Understanding the reasons for religious arguments
I’m beginning to understand intellectually debating religion is a giant waste of time. The blog Atheist Revolution has an interesting article on the types of ‘religious trolls’ who frequently comment in atheist’s sites and the tactics they use. However, there’s something important here that is not being mentioned: what exactly is their motivation?
It’s easy to dismiss trolls as simple troublemakers who want to start flame wars with atheists, but that’s not the whole answer. Sure, there are bound to be a few shit disturbers, but for the most part, I’ve always found that although these religious ‘trolls’ were unusually insistent and persistent, the motivation behind their actions are, to them at least, genuine and pure.
Imagine I want to convince you my favorite restaurant is simply the best place to get fried noodles with chicken (it is, but that’s not the point). I would try any tactic available to convince you. Did you know they make their own noodles there? That the business is owned by a small family who lives in the same building as their restaurant, and work 15 hour days? Sure, their cooking equipment is primitive and the service is slow, but I promise you the chicken is the tastiest around!
Ultimately, there’s an element of personal taste that enters the equation I cannot account for. Maybe you don’t like chicken. Maybe you prefer fancy places with lounge music. Whatever the reason, the reason behind me telling you about my restaurant are genuinely kind; I want you to experience the same pleasure and satisfaction I do. Religious people share this same need to proselytize; many feel their lives are richer for believing, and cannot understand why anyone would choose to live a life without God. The details of how the arguments unfold masks a far more primitive need every human being shares: the need to tell others about something good. I personally love my favorite restaurant specifically because I share it with others. This need is part of the reason we are a social species. Like the lion’s pride that learns to share for the good of the group, so have we learned to share those experiences that make us more healthy, and more happy. Whether or not religion does this is irrelevant; it’s important only that some people FEEL it is in order for it to be true to them. Everything they do can be explained from that one simple need.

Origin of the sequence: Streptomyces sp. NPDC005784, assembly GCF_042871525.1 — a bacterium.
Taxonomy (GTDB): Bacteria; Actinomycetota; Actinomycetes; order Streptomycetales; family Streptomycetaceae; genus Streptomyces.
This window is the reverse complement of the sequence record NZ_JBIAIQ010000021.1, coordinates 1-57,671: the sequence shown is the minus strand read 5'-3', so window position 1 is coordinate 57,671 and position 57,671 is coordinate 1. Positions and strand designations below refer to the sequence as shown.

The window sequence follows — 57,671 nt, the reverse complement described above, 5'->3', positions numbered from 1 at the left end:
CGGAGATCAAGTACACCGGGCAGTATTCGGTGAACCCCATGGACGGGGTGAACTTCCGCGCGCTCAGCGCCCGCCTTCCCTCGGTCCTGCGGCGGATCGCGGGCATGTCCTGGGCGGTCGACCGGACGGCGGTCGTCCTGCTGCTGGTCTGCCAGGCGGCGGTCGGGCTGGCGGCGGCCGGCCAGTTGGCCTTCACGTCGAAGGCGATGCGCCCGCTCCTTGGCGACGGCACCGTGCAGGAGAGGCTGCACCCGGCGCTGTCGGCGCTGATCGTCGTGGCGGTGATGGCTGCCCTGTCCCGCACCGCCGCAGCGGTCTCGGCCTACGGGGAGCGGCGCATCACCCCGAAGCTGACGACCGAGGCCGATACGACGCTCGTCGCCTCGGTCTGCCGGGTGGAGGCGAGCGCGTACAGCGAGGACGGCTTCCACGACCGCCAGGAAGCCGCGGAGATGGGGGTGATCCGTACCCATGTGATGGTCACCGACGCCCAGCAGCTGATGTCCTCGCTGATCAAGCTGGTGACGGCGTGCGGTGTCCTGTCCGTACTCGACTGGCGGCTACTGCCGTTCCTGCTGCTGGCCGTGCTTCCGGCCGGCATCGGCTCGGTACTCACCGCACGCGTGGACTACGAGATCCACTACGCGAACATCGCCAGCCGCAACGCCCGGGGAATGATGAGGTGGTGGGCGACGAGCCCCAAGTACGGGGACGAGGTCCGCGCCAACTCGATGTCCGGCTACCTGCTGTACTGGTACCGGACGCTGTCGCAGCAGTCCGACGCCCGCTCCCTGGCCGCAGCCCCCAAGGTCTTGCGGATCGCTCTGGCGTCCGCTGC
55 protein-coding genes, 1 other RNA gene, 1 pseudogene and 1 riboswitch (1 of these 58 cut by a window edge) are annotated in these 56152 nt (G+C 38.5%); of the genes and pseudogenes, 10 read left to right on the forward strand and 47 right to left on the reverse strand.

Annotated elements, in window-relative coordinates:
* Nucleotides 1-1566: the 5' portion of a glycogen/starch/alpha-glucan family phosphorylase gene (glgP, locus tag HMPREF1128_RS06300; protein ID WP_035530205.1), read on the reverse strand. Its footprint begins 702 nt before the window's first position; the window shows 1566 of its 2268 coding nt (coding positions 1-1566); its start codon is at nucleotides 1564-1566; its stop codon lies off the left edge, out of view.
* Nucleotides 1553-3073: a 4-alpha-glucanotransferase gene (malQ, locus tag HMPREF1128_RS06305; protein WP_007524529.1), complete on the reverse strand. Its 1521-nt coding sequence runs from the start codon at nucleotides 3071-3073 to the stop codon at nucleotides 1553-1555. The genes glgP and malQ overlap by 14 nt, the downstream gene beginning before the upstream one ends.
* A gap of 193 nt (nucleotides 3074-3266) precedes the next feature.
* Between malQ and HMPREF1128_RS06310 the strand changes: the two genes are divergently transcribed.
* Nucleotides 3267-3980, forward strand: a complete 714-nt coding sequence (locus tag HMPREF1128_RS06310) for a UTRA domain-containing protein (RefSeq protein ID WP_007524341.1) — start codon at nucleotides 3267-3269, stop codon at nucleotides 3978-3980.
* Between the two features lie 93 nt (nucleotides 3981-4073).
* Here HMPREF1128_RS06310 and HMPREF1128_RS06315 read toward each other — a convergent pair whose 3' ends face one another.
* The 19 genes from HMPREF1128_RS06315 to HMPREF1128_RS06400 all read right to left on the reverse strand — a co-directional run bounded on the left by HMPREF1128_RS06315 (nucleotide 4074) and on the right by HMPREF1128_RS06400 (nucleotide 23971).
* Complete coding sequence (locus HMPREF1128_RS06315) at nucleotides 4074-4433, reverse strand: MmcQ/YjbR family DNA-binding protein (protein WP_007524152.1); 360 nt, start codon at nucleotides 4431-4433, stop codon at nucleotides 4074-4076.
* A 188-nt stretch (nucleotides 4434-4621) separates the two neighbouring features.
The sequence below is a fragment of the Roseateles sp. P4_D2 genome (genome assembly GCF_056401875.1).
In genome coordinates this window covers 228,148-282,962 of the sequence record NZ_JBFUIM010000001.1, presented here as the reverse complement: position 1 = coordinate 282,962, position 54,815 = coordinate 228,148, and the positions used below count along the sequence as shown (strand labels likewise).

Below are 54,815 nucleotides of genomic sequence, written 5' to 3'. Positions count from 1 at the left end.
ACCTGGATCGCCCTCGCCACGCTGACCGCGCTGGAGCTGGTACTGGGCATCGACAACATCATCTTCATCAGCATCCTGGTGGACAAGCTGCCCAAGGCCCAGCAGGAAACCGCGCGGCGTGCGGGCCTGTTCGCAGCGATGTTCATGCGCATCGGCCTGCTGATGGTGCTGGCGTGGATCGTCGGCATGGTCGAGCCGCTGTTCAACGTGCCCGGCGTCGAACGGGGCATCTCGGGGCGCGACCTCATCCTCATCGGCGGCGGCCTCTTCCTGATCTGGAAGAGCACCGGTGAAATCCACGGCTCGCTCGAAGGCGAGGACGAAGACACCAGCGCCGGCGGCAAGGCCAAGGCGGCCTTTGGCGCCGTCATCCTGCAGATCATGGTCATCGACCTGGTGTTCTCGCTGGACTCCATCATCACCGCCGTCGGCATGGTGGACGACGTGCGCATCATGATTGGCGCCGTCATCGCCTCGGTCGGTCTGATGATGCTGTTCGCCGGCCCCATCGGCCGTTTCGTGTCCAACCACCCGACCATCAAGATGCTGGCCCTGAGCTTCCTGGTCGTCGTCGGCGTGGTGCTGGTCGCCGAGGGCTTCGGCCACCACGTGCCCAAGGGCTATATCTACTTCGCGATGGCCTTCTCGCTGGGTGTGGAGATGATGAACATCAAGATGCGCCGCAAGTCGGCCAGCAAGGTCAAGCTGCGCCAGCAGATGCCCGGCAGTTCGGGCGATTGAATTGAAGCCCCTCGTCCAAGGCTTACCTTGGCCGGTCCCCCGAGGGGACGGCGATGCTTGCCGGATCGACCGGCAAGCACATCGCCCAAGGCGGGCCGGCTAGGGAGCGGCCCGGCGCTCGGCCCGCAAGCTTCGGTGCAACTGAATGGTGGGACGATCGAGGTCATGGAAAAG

So rather than worry about the kinds of arguments I can use to convince them on the logical truth of my ideas, I have come to see the reason I am an active atheist is I want to share how profound and incredible the realization of a godless universe is. In that sense, I am no different from my Christian counterpart, with the exception I have perhaps the stronger arguments. Ultimately though, if I am blinded by my emotional attachment to an idea, I may be unable to see why it may not be universally appealing to others. The only value I can hope to instill on others, therefore, is that one always has to be willing to question their assumptions. This is something very few religious people do, and the vindication I have in my unbelief is I will always try and maintain an open mind.